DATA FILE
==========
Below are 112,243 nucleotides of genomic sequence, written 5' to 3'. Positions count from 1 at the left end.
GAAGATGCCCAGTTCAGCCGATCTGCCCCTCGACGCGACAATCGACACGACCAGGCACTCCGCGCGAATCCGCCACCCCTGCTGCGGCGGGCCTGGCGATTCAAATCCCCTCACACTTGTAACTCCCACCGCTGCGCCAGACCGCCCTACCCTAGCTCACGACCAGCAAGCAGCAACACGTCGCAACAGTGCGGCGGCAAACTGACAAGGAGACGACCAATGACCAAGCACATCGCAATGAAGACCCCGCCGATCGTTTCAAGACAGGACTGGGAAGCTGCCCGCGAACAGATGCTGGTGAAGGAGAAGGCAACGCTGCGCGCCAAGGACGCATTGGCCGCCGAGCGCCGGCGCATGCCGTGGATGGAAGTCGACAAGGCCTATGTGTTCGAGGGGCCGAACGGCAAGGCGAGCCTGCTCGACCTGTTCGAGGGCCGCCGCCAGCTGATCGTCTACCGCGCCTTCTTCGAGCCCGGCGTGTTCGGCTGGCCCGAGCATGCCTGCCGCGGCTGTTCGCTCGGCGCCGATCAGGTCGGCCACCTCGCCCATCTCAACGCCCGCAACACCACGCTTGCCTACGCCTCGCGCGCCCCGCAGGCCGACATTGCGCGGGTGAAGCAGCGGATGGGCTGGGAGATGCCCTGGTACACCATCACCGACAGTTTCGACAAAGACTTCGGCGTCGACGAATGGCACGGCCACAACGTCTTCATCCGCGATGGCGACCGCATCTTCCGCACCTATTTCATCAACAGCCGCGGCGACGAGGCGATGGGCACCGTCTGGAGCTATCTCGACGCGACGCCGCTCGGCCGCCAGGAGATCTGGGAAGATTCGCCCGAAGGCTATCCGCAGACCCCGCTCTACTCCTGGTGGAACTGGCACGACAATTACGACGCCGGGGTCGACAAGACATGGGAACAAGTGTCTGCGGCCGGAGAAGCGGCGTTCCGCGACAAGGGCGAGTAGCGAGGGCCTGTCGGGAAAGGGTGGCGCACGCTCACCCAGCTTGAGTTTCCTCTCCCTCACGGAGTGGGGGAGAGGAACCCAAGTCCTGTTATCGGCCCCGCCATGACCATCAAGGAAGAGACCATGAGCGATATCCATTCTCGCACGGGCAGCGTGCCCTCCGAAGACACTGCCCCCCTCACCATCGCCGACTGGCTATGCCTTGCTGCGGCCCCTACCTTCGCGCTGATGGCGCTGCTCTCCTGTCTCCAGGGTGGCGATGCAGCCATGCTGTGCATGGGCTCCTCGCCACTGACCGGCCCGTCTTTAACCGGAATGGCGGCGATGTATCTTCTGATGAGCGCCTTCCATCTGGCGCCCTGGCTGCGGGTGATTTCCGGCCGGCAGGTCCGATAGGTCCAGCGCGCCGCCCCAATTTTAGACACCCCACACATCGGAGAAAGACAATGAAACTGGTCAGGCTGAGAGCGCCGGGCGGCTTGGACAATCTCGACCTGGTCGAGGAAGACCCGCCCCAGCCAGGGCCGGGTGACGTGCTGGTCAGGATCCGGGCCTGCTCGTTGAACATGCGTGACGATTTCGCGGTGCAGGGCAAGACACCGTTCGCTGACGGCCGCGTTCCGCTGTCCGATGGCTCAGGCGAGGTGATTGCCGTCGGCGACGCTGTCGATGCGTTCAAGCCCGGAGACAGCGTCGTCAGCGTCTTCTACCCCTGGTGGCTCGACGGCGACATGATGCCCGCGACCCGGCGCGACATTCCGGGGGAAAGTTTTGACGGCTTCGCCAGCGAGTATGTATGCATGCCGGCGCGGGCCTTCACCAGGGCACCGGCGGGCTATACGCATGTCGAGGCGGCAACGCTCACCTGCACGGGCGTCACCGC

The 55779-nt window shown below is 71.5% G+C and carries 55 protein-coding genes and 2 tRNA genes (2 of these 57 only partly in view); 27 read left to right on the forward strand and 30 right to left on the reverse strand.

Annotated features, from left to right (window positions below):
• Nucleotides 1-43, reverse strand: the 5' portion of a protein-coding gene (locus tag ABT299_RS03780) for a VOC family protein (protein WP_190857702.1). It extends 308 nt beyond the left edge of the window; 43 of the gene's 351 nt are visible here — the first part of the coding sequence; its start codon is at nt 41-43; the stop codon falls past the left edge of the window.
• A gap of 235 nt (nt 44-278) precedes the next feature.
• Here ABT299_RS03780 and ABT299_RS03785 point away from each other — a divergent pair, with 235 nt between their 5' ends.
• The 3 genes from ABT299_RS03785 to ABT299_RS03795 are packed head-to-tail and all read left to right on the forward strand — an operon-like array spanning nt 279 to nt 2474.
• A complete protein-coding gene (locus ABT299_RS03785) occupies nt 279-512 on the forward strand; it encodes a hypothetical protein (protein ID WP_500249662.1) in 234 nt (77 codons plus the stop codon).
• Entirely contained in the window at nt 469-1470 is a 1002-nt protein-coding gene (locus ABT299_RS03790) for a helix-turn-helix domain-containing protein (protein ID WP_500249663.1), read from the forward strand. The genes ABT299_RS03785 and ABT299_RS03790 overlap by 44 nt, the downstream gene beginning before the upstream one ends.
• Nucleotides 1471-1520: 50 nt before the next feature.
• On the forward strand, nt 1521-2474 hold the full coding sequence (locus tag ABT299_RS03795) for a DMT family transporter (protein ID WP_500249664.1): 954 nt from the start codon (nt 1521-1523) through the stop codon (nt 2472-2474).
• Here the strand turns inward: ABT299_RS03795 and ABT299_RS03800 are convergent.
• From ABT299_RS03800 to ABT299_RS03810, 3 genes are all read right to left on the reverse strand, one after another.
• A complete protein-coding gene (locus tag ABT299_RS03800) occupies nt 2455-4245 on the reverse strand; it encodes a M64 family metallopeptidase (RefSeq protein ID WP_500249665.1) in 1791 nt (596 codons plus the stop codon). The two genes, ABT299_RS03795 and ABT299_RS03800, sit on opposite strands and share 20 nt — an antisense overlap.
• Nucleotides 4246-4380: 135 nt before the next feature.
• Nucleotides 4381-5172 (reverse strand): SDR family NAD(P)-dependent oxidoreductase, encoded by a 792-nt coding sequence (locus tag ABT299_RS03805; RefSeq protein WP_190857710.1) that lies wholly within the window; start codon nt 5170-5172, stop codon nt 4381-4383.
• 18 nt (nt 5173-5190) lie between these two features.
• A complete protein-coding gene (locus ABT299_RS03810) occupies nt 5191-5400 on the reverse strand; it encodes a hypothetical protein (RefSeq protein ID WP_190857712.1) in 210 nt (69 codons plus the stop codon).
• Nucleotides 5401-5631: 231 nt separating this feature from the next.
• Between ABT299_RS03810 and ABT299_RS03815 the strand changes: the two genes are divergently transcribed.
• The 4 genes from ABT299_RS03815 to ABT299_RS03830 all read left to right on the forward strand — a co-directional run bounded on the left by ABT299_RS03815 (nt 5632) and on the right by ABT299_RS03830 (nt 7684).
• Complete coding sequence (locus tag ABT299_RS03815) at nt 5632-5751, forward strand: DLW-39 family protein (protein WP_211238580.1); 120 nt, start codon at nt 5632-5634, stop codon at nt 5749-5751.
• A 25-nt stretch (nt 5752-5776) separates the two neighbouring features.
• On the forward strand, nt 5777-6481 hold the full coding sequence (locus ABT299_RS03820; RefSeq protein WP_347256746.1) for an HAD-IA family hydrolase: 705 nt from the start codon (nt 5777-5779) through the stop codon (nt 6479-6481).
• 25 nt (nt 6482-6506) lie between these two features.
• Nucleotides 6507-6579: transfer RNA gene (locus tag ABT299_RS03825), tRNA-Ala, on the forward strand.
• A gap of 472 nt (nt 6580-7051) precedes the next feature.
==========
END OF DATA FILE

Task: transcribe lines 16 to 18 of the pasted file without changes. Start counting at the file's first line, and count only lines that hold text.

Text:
• Nucleotides 4246-4380: 135 nt before the next feature.
• Nucleotides 4381-5172 (reverse strand): SDR family NAD(P)-dependent oxidoreductase, encoded by a 792-nt coding sequence (locus tag ABT299_RS03805; RefSeq protein WP_190857710.1) that lies wholly within the window; start codon nt 5170-5172, stop codon nt 4381-4383.
• 18 nt (nt 5173-5190) lie between these two features.